Southwest Cancels 10 Baltimore Departures Amid Riots in CityMary Schlangenstein
Southwest Airlines Co. canceled 10 early morning departures from Baltimore’s airport, citing concern that employees and passenger safety would be at risk amid rioting in the city.
“You’ve seen what’s going on there,” Chief Operating Officer Mike Van de Ven said Tuesday in an interview. “The public transportation was shut down. We have people there in the National Guard being called up.”
While the balance of Tuesday’s schedule is under review, Southwest expects to make the rest of the day’s trips as well as Wednesday’s, said Emily Samuels, a spokeswoman. Southwest is the biggest carrier at Baltimore-Washington International Airport, and had 224 daily departures there as of Feb. 24.
The scrapped flights showed the scope of disruptions in Maryland’s largest city from the unrest that followed the funeral of a black man who died of injuries suffered while in police custody. State officials imposed a state of emergency as the violence spread, including a curfew stretching from 10 p.m. to 5 a.m., and public schools were closed.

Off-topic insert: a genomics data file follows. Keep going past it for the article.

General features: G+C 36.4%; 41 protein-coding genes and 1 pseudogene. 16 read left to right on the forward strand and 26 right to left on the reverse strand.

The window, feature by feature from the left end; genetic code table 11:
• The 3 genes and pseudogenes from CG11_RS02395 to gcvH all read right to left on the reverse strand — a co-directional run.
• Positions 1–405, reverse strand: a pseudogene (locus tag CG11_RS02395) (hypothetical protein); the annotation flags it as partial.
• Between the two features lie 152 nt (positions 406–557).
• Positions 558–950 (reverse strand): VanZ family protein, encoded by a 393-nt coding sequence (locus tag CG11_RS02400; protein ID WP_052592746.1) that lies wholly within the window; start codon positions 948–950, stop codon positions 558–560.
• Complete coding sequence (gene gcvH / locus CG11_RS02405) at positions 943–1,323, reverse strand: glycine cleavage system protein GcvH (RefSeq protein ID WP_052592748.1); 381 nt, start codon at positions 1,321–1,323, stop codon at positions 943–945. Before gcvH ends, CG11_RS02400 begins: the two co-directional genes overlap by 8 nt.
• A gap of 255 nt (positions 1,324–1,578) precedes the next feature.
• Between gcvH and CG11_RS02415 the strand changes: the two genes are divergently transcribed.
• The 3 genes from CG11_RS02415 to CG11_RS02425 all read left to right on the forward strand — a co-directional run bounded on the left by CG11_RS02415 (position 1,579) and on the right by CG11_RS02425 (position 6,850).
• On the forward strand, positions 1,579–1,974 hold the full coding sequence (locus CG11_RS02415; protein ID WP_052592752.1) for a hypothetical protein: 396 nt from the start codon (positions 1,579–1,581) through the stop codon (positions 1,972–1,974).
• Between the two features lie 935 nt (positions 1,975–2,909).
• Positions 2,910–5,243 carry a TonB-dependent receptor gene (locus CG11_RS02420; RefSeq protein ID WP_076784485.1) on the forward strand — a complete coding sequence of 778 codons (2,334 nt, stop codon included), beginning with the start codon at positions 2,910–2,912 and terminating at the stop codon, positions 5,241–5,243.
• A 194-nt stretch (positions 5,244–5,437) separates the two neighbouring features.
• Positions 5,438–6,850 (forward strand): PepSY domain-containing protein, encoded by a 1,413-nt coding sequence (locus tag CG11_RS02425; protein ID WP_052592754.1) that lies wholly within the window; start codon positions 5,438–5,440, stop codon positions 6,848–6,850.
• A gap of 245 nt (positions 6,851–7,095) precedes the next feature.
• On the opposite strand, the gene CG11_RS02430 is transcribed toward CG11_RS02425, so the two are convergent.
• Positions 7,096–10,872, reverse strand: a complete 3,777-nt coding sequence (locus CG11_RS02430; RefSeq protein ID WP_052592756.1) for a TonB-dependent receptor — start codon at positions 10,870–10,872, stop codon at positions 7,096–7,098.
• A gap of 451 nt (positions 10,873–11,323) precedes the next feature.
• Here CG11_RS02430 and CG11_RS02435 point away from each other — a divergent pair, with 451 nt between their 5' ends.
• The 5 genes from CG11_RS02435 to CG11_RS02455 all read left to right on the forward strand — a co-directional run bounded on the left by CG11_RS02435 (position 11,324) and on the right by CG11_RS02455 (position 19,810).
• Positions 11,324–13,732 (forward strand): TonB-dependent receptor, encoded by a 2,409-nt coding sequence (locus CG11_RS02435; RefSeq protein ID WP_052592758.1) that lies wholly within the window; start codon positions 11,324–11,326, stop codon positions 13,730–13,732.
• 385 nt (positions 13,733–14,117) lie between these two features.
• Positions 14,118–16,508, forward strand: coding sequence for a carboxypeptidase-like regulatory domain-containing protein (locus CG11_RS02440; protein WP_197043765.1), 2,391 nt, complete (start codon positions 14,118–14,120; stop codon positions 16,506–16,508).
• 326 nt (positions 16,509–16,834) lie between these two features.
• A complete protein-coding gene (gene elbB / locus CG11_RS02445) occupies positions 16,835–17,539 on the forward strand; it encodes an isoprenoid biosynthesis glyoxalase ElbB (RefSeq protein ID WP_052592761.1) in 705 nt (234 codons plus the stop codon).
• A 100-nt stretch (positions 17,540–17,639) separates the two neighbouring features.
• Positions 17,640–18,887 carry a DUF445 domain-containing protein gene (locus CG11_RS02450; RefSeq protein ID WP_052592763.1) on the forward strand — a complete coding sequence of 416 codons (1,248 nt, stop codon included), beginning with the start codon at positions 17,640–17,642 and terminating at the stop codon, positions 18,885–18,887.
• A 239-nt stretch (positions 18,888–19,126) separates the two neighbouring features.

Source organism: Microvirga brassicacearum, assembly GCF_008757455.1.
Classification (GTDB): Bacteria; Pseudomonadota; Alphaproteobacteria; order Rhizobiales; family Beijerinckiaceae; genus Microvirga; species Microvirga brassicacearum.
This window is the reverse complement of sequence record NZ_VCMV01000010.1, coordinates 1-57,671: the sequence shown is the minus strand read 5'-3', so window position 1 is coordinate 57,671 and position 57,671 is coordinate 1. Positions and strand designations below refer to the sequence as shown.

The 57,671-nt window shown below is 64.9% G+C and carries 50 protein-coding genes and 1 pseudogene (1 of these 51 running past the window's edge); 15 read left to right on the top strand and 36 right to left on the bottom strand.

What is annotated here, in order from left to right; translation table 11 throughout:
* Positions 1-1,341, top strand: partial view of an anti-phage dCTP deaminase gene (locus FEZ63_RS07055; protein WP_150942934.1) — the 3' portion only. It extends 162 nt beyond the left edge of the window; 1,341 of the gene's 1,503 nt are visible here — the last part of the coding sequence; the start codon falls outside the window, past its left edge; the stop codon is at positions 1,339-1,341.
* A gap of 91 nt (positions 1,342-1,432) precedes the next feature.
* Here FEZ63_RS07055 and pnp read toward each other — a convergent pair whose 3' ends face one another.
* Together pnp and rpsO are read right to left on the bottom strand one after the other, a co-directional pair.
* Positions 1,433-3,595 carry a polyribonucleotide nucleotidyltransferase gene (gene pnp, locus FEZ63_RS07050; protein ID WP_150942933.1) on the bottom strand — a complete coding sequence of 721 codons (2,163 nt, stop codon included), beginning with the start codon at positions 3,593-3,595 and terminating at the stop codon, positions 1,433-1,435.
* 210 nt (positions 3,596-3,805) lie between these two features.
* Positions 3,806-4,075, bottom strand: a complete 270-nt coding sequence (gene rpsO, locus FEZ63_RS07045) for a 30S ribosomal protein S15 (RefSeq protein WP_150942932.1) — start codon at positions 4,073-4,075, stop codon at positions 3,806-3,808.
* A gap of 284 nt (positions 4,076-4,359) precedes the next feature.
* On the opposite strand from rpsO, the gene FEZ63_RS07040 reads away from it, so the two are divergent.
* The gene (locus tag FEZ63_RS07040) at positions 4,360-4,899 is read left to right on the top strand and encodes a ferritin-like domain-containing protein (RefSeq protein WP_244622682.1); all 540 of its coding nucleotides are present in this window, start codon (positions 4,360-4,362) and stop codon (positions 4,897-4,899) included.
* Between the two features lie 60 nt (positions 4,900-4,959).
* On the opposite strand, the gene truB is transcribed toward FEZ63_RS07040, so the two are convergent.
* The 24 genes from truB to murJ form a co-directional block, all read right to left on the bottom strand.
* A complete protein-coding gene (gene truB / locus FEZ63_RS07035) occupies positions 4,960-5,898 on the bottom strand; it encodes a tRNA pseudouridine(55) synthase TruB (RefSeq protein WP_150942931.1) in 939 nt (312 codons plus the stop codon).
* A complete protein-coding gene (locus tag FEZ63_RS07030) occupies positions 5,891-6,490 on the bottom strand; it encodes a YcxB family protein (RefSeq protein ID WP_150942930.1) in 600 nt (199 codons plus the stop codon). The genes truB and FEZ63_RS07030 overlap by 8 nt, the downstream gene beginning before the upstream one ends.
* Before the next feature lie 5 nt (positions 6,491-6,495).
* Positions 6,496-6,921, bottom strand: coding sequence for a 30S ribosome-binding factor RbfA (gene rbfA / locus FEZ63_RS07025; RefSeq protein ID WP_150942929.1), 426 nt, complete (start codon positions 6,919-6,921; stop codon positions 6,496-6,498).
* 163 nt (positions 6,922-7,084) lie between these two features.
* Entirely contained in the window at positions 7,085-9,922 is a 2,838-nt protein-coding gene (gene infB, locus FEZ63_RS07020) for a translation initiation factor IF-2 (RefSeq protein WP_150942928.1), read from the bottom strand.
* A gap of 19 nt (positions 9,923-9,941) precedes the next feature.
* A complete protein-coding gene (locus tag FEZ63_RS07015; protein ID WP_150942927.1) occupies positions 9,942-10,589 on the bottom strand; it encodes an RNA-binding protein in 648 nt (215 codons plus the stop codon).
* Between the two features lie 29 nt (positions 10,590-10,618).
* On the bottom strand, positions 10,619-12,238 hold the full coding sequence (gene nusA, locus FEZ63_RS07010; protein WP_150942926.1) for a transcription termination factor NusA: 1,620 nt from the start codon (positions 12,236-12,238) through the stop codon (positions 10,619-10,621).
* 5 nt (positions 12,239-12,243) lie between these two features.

Jonathan Dean, an airport spokesman, said he wasn’t aware of any other effects on airline service because of the rioting. Passengers on the canceled Southwest departures were shifted to other flights.
With the airport about 12 miles (19 kilometers) from the downtown area that was the focus of rioting, Southwest wanted to be sure early-shift workers could get to their jobs because of the end time of the curfew. Southwest’s cancellations all involved takeoffs set for 9 a.m. or earlier.
“Not only our staffers, but the TSA or any other airport workers,” Van de Ven said, using the acronym for the U.S. Transportation Security Administration. “We’re just going to tactically operate through the day and make adjustments if we need to.”
The financial industry also felt the fallout from the violence in Baltimore, with T. Rowe Price Group Inc. saying its headquarters in the city would stay closed Tuesday because of the riots and Legg Mason Inc. encouraging employees to work from home.